lawn king
07-19-2010, 08:12 PM
Why not just go with a proven winner? Dura-max.
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5 proven generations over the last decade. Duramax/allison is a tough act to follow!

GravelyGuy
07-19-2010, 08:41 PM
Other than having an 01' 7.3 Excursion, I been a long time Dodge buyer, and I honestly have to say that I wouldn't by the 6.7 Cummins. Not because it's a bad engine, it's really a pretty stout engine, but the lack of urea injection on it is really hurting it. Yeah, Dodge can boast that they don't have to use it, but they really should. The thing about urea injection is that it eliminates the need to heavily engineer the engine to treat itself, where as urea injection after treats the exhaust and the engine can stay relatively normal. This lets you keep the decent fuel mileage, power, and reliability. Another reason I wouldn't buy the Dodge is that because other than the engine, the rest of the truck is a Fiat, and I refuse to buy a foreign/government owned vehicle.

The new 6.7 Powerstroke so far has turned out to be nothing short of amazing. It has great power with very good mileage for a post "emission required" diesel. Not to mention that it's mated to the all new 6r140 6 speed Torque-shift transmission which bests the Allison in every category. The transmission can be started off in 1st, 2nd, or 3rd gear...the torque converter locks up at 30 miles an hour, the unique gearing of the transmission allows you to run a 3.55 rear axle and still have a better final drive ratio then that of a truck with a 5r110 auto and a 4.30 rear axle, and to top it all off it has a manual shift mode. There are a few other reason I would buy a Ford too, the main one being that the Super Duty is the only truck on the market that still comes offered with manual locking hubs on the front wheels. Ford has really hit a home run with this truck, and I have only heard of two small issues with the truck so far, but nothing catastrophic that would keep you from driving it like with the 6.0 or 6.4.

What were the small issues you've hear of?

Your right about the gearing. I don't think you can even get the 3.73 or 4.30 anymore. Now it's 3.33 or 3.55.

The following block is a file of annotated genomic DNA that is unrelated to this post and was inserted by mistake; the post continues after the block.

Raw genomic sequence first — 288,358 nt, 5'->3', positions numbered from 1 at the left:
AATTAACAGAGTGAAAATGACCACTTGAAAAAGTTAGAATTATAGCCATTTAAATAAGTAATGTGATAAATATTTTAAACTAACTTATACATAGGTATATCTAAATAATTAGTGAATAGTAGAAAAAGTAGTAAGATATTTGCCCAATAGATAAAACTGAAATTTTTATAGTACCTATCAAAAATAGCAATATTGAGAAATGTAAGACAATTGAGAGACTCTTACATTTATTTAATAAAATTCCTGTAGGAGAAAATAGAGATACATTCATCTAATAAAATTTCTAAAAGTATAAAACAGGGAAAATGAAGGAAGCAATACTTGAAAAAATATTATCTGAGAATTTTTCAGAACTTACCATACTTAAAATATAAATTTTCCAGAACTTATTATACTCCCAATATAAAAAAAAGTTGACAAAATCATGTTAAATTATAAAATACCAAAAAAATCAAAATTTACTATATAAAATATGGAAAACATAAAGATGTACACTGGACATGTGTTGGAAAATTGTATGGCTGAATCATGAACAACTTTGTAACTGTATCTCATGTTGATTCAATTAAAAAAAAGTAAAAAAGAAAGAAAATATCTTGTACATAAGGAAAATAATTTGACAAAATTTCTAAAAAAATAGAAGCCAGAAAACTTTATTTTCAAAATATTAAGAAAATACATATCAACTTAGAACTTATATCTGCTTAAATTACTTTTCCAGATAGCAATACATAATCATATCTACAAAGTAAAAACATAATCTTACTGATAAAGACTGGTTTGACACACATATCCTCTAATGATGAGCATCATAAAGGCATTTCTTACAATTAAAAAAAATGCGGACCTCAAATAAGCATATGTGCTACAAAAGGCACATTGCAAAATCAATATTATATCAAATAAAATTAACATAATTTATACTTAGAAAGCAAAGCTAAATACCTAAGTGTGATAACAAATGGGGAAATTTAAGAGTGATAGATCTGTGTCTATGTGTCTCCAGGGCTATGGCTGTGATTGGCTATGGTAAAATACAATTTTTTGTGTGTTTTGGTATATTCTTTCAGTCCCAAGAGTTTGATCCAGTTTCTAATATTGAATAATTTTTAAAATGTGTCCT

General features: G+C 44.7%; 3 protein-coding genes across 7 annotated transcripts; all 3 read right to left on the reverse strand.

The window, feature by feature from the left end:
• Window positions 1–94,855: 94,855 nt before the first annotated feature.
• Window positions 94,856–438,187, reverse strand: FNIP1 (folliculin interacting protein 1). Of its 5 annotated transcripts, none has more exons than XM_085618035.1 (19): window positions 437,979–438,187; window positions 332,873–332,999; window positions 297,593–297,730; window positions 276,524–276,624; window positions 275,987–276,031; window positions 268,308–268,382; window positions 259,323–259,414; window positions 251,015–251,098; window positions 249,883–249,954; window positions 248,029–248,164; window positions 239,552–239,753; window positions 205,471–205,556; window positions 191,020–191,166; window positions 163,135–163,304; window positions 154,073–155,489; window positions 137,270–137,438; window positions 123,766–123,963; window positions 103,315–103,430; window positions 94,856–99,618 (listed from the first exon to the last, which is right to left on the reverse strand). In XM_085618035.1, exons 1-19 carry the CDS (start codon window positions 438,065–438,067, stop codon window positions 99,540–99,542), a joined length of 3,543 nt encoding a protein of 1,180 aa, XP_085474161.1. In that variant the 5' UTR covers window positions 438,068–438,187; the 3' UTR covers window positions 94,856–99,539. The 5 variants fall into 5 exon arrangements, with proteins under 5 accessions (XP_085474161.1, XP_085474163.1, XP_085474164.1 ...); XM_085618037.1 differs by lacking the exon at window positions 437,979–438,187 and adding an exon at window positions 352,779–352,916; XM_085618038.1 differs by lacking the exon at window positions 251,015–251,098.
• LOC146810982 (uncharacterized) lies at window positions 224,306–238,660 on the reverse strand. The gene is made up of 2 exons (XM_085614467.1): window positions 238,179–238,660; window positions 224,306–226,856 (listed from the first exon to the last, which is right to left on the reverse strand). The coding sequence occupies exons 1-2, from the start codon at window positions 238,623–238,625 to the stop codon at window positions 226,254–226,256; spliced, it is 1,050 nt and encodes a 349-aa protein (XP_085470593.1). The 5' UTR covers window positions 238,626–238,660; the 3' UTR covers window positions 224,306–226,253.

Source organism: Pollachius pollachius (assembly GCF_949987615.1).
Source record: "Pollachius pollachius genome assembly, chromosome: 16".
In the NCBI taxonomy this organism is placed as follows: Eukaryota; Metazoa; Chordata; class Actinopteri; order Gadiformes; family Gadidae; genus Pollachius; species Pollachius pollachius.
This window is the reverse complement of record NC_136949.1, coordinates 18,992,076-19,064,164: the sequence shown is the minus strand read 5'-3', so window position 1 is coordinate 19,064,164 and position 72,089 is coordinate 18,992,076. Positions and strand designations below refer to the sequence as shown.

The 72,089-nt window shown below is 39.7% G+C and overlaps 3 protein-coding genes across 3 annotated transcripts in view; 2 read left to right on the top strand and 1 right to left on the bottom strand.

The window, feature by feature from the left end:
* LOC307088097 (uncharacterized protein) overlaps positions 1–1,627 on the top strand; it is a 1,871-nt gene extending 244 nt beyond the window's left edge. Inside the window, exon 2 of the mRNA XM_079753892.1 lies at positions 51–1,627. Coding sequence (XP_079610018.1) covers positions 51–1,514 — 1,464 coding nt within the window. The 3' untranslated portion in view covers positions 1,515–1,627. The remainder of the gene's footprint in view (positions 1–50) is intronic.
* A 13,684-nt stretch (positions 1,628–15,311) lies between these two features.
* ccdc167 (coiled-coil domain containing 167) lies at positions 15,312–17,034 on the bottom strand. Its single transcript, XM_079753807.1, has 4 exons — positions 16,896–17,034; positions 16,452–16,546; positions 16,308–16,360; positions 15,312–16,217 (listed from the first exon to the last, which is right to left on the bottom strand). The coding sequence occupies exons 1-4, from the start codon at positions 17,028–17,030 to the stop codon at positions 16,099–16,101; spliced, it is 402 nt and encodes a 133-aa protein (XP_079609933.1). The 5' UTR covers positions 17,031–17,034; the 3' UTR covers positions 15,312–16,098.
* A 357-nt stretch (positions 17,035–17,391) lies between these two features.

I drove the 3.33 and it had no low end problems.:clapping:

lawnspecialties
07-19-2010, 09:34 PM
If you're looking for a new Power Stroke, wait a few months. Seems they want to do a little more. When do we stop? 1000 lb./ft.?

http://news.pickuptrucks.com/2010/07/sources-say-ford-planning-800-pounds-feet-of-torque-for-6-7-power-stroke-diesel.html

360ci
07-19-2010, 09:43 PM
If you're looking for a new Power Stroke, wait a few months. Seems they want to do a little more. When do we stop? 1000 lb./ft.?

http://news.pickuptrucks.com/2010/07/sources-say-ford-planning-800-pounds-feet-of-torque-for-6-7-power-stroke-diesel.html

Exactly. People wonder why the economy is the way it is. More, more, more. My generation is the worst, they want everything without having to work for it.

TGM
07-19-2010, 10:00 PM
Exactly. People wonder why the economy is the way it is. More, more, more. My generation is the worst, they want everything without having to work for it.

i'm a bit confused about your statement when it comes to talking about 1000 foot pounds of torque. first of all, it's at the engine. second, you can easily get past that with a programmer, injectors, etc. at the rear wheels. third, we're talking about diesel engines :confused:

Gravel Rat
07-19-2010, 11:44 PM
New emmissions diesels are not worth it the newer they get the worse they are. If you are doing towing on a regular basis I would be considering a medium duty like a Freightliner M2. The truck will last 10 years they are easier to work on and easily get 500,000 kilometers on the truck.

ZTR_Diesel
07-20-2010, 12:32 AM
Exactly. People wonder why the economy is the way it is. More, more, more. My generation is the worst, they want everything without having to work for it.

Exactly why I "settle" for a 12-valve, stock Cummins with "only" 215 bhp and 440 lb-ft of torque. Contentment and lack of any payment = freedom. Plus, who on earth actually cares how much lb-ft your engine makes. If you need all that...go back to the post I placed on the first page of this thread.

At least that was homemade by someone with some creativity.

As to your truck decision, get what suits your needs. But consider the fact that it's still a pretty unstable time, and saving your money a while may be a wise choice down the road. :usflag:

lawn king
07-20-2010, 06:36 AM
Torque,torque,touque! These trucks go through rubber fast. I dont drive hard at all, if i spin my tires its by accident or plowing snow, but the torque is always there & it eats up the rubber!

Junior M
07-20-2010, 10:13 AM
having the power available is nice! just because you got 1000ft/lbs doesnt mean you gotta use it.
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lawn king
07-20-2010, 12:42 PM
having the power available is nice! just because you got 1000ft/lbs doesnt mean you gotta use it.
Posted via Mobile Device

True, but the torque is always there, tires go fast.

DoetschOutdoor
07-20-2010, 02:10 PM